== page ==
Powered by
  • WheelsWheels
  • 4X4 Australia4X4 Australia
  • Street MachineStreet Machine
  • Trade Unique CarsTrade Unique Cars

Tickford Ford Ranger quick review

By Scott Newman, 16 Mar 2017 Reviews

Tickford Ford Ranger quick review cover

Can Tickford’s upgrades turn a diesel ute into a performance car?

The answer to the question of what constitutes a performance car is rapidly evolving.

Once upon a time hatchbacks were for going to the shops but the VW Golf GTI changed that, while SUVs were limited to the school run until the likes of the Posche Cayenne Turbo came along.

Tickford Ranger rearSo what’s the next vehicle to take the leap? Well, with diesel utes dominating the Aussie sales race and our own V8-powered car-based ute about to shuffle off into the ether, there’s a huge gap in the marketplace for a four-wheel drive ute with some real grunt under the bonnet.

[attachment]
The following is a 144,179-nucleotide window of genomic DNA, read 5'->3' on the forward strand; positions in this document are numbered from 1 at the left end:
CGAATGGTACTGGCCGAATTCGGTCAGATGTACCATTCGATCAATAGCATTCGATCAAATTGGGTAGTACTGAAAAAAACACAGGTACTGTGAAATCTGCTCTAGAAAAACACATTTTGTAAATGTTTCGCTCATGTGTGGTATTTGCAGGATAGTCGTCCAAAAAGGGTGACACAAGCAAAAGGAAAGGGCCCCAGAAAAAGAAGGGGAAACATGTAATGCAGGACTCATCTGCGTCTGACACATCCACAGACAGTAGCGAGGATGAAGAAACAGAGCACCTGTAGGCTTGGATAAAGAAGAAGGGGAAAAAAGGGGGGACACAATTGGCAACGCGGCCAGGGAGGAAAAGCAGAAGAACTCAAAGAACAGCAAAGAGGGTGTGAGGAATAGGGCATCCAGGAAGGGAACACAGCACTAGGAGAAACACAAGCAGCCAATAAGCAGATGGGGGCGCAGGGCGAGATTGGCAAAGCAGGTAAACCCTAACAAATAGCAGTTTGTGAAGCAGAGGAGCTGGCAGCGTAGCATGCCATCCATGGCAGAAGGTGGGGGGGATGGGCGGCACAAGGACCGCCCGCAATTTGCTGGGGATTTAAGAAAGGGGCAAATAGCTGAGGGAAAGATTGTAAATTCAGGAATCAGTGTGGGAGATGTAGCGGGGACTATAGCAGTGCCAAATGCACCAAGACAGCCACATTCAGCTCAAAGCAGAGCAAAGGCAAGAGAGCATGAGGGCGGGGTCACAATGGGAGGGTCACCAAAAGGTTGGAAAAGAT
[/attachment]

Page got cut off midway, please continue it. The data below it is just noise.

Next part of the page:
Toyota jumped the gun with the awful TRD Hilux back in 2008, but Tickford has joined the club with a modified Ranger.

Tickford Ford Ranger interiorHeadlining the list is the $7995 powertrain upgrade, which lifts outputs from the 3.2-litre five-cylinder turbo diesel from 147kW/470Nm to around 169kW/564Nm, which is reasonably impressive. The other major mechanical upgrades include Bilstein dampers ($1285) and the 20-inch wheel and tyre package ($4525), which also includes the bolt-on guard flares.

And the verdict is? Well, with rear-wheel drive and so much torque, there is fun to be had in the Ranger, but you’re unlikely ever to want to take it for a sporting drive for the hell of it.

Tickford Ford Ranger drivingTo be fair, Tickford was only ever trying to improve the appearance and road manners of the Ranger and has achieved this (though the looks will be an acquired taste), but it’s clear that the working ute has a long way to go before it earns its place in the pages of MOTOR on its performance ability.

3.2L I5
Power: 169kW
0-100km/h: N/A 
Price: $75,000 (approx.)